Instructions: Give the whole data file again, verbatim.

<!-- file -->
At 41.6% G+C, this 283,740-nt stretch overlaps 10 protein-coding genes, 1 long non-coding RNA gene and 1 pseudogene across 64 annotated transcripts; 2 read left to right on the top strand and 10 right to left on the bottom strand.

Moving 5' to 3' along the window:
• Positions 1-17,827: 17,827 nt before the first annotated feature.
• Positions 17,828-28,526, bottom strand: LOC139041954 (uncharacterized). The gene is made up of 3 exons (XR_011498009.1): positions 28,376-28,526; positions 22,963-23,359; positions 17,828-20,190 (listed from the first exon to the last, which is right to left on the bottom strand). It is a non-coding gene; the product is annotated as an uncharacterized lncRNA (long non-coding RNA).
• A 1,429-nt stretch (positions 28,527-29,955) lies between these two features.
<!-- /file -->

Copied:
At 41.6% G+C, this 283,740-nt stretch overlaps 10 protein-coding genes, 1 long non-coding RNA gene and 1 pseudogene across 64 annotated transcripts; 2 read left to right on the top strand and 10 right to left on the bottom strand.

Moving 5' to 3' along the window:
• Positions 1-17,827: 17,827 nt before the first annotated feature.
• Positions 17,828-28,526, bottom strand: LOC139041954 (uncharacterized). The gene is made up of 3 exons (XR_011498009.1): positions 28,376-28,526; positions 22,963-23,359; positions 17,828-20,190 (listed from the first exon to the last, which is right to left on the bottom strand). It is a non-coding gene; the product is annotated as an uncharacterized lncRNA (long non-coding RNA).
• A 1,429-nt stretch (positions 28,527-29,955) lies between these two features.